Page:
What topics and courses of action do you plan on broaching during the conference of 25 January, with a view to strengthening the sector and enhancing its flexibility, so that it bounces back as quickly as possible and continues to grow?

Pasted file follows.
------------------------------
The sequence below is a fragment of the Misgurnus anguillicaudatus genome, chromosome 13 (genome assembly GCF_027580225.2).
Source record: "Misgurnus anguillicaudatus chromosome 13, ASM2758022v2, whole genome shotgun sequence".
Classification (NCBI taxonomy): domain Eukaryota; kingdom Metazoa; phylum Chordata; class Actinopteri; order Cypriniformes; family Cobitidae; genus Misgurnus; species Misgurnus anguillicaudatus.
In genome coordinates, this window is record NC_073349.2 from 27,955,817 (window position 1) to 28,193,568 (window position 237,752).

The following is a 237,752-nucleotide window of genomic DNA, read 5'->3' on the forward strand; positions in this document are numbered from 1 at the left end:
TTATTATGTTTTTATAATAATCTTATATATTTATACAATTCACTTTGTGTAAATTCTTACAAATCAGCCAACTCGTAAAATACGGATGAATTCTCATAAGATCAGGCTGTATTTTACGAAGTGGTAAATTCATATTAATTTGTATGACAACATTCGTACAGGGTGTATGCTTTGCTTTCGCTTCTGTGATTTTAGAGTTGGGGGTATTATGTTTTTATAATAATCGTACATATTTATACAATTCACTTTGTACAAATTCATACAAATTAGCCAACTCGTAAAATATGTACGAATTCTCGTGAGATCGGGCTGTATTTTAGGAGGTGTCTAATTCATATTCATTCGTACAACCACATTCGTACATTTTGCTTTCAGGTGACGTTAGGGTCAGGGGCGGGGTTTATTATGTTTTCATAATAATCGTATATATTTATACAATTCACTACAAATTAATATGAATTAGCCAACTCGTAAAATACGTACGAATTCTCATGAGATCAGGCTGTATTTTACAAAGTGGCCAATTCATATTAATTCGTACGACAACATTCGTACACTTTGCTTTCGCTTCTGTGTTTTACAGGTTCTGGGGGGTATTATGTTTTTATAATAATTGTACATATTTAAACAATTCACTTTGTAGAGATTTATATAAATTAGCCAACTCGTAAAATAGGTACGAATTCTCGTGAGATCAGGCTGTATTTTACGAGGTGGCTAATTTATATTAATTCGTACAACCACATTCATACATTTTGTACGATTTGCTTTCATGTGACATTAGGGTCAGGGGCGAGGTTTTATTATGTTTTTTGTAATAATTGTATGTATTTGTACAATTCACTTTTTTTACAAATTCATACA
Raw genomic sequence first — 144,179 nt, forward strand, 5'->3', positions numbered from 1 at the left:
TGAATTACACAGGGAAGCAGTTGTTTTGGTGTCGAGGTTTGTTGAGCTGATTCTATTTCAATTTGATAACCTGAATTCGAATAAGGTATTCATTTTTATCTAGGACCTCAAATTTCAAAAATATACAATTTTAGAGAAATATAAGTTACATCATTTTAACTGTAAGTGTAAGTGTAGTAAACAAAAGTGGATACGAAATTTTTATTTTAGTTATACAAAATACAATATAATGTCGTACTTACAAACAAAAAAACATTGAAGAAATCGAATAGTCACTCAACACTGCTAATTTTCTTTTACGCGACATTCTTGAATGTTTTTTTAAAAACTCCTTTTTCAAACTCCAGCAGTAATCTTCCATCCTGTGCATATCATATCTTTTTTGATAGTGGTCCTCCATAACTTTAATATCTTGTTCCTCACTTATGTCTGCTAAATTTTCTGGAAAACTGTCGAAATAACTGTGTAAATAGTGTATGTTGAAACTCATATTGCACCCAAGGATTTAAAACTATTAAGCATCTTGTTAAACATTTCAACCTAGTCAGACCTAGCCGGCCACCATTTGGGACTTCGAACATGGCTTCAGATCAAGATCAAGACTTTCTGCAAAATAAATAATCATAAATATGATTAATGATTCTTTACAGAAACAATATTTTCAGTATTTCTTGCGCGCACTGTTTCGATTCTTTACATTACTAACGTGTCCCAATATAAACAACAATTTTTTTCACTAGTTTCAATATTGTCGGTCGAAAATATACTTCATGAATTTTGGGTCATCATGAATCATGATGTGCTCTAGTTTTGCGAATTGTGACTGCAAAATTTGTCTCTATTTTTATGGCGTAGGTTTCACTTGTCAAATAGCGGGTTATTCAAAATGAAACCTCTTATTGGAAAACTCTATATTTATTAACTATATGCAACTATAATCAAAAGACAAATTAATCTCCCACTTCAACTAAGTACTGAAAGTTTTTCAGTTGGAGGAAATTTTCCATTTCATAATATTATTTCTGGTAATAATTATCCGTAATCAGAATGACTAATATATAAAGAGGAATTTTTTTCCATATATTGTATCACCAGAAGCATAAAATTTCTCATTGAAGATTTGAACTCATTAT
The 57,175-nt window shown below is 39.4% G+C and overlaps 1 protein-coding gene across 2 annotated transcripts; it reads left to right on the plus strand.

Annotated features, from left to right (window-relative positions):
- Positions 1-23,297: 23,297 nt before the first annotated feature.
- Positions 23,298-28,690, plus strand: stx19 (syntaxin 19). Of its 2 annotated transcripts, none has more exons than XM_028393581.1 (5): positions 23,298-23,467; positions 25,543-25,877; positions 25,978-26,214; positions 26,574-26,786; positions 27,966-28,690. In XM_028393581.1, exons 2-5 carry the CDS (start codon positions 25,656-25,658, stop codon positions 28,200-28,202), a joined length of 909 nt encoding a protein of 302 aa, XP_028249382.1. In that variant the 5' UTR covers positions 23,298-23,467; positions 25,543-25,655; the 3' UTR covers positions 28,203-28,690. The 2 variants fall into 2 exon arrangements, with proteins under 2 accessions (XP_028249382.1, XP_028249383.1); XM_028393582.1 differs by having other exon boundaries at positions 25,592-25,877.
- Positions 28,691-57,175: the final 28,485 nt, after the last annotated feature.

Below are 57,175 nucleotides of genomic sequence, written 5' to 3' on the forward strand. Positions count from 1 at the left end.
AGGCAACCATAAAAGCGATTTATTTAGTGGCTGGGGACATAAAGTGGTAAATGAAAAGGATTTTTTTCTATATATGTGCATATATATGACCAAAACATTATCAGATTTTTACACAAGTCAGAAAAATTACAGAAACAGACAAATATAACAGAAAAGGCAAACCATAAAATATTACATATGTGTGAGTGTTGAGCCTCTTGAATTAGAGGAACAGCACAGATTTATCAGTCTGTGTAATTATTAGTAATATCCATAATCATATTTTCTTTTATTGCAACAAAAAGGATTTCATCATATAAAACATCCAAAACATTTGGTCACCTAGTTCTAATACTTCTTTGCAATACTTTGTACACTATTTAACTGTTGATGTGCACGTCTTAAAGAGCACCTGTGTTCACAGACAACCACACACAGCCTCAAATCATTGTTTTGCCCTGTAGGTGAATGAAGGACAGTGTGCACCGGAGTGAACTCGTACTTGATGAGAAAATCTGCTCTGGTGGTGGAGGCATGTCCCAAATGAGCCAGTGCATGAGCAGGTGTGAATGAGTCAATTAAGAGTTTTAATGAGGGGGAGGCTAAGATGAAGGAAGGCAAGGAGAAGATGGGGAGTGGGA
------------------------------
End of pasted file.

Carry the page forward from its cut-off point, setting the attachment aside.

It’s a day which will look at the new regulatory issues within the sector, in respect of the European Union. The most important topic, in our eyes, which will likely be highlighted by the Minister for Culture Roselyne Bachelot during her opening speech, is the matter of strategic European cultural assets, and notably protecting them vis-a-vis non-European states, in view of the buyouts which we’re seeing all over the world and which could jeopardise catalogues of works and their exploitation, cinema networks, film studios, specific historic broadcasters or video game production studios. Given that the protection of strategic assets is dependent on European treaties, it’s a long-term issue, but we have to broach it and we’re going to do so with Pascal Rogard (managing director of France’s Society of Authors and Playwrights - SACD) moderating proceedings and with various other players hailing from the sector: Sidonie Dumas (chairwoman of Gaumont), Christian Brauer (chairman of the International Confederation of Arthouse Cinemas - CICAE) and Odile Limpach, representing video games. We’ll also place an emphasis on the decarbonisation of our industry, how we can move towards practices which are compatible with sustainable development and a decarbonised economy, and which will provide us with an opportunity to present the CNC’s Action Plan! A second round table will then examine European works: how they’re defined within the film and audiovisual worlds, and the importance of independence. Moderated by Daniela Elstner (CEO of UniFrance), the debate will involve European MP Laurence Farreng, Bruno Patino (chairman of Arte), Greece’s Deputy Minister for Culture Nicholas Yatromanolakis and, in production terms, France’s Marc du Pontavice and Spain’s Mariela Besuievski. Last but not least, the final round table, moderated by Karim Mouttalib (managing director of the Institute for Funding for Film and for Cultural Industries - IFCIC), will focus on the progress and prospects of the AVMS Directive, which was adopted in 2018 and has gradually been transposed into law over the last two years. Guests debating the matter include Roch-Olivier Maistre (chairman of Arcom), Belgium’s Karim Ibourki (who chairs the Group of European Audiovisual Media Services Regulators - ERGA), Norway’s Gudny Hummelvoll (chair of the European Producers Club), Jean-Baptiste Gourdin (managing director of Media and Cultural Industries at the Ministry of Culture), Delphine Ernotte (chairwoman of France Télévisions and of the European Broadcasting Union) and Madeleine de Cock Buning (Netflix’s vice-president for Public Policy in Europe, the Middle East and Africa).